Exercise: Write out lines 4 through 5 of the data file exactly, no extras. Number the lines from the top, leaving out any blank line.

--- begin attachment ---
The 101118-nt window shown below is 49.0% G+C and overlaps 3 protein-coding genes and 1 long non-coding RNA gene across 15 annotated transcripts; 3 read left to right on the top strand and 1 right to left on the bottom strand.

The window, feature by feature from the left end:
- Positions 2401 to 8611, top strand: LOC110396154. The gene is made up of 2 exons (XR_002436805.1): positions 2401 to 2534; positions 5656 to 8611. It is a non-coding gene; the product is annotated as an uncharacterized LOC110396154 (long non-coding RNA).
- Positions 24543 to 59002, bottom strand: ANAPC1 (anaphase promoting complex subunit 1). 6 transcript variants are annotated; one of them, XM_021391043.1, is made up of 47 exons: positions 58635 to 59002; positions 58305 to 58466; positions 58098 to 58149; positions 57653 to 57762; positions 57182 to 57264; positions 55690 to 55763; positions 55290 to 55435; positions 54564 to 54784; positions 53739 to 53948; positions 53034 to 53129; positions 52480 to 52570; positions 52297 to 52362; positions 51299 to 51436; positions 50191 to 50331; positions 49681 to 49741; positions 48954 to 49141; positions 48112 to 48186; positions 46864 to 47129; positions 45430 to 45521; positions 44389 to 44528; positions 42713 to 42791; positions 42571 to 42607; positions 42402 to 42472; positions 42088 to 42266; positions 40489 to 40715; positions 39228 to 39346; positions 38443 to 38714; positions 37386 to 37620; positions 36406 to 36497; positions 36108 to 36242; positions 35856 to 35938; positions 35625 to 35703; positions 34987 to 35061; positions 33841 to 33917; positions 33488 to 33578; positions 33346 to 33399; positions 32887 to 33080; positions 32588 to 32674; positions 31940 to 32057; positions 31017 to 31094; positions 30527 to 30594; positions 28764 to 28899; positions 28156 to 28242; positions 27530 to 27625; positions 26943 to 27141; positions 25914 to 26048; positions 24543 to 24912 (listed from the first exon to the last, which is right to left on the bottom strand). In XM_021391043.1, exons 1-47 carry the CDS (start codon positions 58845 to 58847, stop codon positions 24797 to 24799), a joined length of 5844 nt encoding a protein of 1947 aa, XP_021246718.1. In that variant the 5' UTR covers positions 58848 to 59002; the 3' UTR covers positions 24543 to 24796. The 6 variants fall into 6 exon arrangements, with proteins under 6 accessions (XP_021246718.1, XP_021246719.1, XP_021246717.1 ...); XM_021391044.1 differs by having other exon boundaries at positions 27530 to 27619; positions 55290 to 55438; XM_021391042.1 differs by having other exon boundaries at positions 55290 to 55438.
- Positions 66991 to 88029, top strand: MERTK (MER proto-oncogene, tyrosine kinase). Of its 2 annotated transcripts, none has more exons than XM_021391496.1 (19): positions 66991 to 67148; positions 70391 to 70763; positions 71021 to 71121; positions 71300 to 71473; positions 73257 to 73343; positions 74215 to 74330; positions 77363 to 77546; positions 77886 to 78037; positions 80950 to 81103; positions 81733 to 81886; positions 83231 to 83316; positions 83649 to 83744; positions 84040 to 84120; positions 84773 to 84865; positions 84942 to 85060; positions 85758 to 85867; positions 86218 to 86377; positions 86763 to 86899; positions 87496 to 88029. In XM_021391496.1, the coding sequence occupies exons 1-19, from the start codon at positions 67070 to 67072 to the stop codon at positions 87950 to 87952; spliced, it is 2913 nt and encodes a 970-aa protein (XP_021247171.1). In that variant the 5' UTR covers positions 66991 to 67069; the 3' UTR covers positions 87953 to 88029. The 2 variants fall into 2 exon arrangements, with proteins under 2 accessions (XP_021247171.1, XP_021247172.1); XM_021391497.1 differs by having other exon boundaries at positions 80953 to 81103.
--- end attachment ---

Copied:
- Positions 24543 to 59002, bottom strand: ANAPC1 (anaphase promoting complex subunit 1). 6 transcript variants are annotated; one of them, XM_021391043.1, is made up of 47 exons: positions 58635 to 59002; positions 58305 to 58466; positions 58098 to 58149; positions 57653 to 57762; positions 57182 to 57264; positions 55690 to 55763; positions 55290 to 55435; positions 54564 to 54784; positions 53739 to 53948; positions 53034 to 53129; positions 52480 to 52570; positions 52297 to 52362; positions 51299 to 51436; positions 50191 to 50331; positions 49681 to 49741; positions 48954 to 49141; positions 48112 to 48186; positions 46864 to 47129; positions 45430 to 45521; positions 44389 to 44528; positions 42713 to 42791; positions 42571 to 42607; positions 42402 to 42472; positions 42088 to 42266; positions 40489 to 40715; positions 39228 to 39346; positions 38443 to 38714; positions 37386 to 37620; positions 36406 to 36497; positions 36108 to 36242; positions 35856 to 35938; positions 35625 to 35703; positions 34987 to 35061; positions 33841 to 33917; positions 33488 to 33578; positions 33346 to 33399; positions 32887 to 33080; positions 32588 to 32674; positions 31940 to 32057; positions 31017 to 31094; positions 30527 to 30594; positions 28764 to 28899; positions 28156 to 28242; positions 27530 to 27625; positions 26943 to 27141; positions 25914 to 26048; positions 24543 to 24912 (listed from the first exon to the last, which is right to left on the bottom strand). In XM_021391043.1, exons 1-47 carry the CDS (start codon positions 58845 to 58847, stop codon positions 24797 to 24799), a joined length of 5844 nt encoding a protein of 1947 aa, XP_021246718.1. In that variant the 5' UTR covers positions 58848 to 59002; the 3' UTR covers positions 24543 to 24796. The 6 variants fall into 6 exon arrangements, with proteins under 6 accessions (XP_021246718.1, XP_021246719.1, XP_021246717.1 ...); XM_021391044.1 differs by having other exon boundaries at positions 27530 to 27619; positions 55290 to 55438; XM_021391042.1 differs by having other exon boundaries at positions 55290 to 55438.
- Positions 66991 to 88029, top strand: MERTK (MER proto-oncogene, tyrosine kinase). Of its 2 annotated transcripts, none has more exons than XM_021391496.1 (19): positions 66991 to 67148; positions 70391 to 70763; positions 71021 to 71121; positions 71300 to 71473; positions 73257 to 73343; positions 74215 to 74330; positions 77363 to 77546; positions 77886 to 78037; positions 80950 to 81103; positions 81733 to 81886; positions 83231 to 83316; positions 83649 to 83744; positions 84040 to 84120; positions 84773 to 84865; positions 84942 to 85060; positions 85758 to 85867; positions 86218 to 86377; positions 86763 to 86899; positions 87496 to 88029. In XM_021391496.1, the coding sequence occupies exons 1-19, from the start codon at positions 67070 to 67072 to the stop codon at positions 87950 to 87952; spliced, it is 2913 nt and encodes a 970-aa protein (XP_021247171.1). In that variant the 5' UTR covers positions 66991 to 67069; the 3' UTR covers positions 87953 to 88029. The 2 variants fall into 2 exon arrangements, with proteins under 2 accessions (XP_021247171.1, XP_021247172.1); XM_021391497.1 differs by having other exon boundaries at positions 80953 to 81103.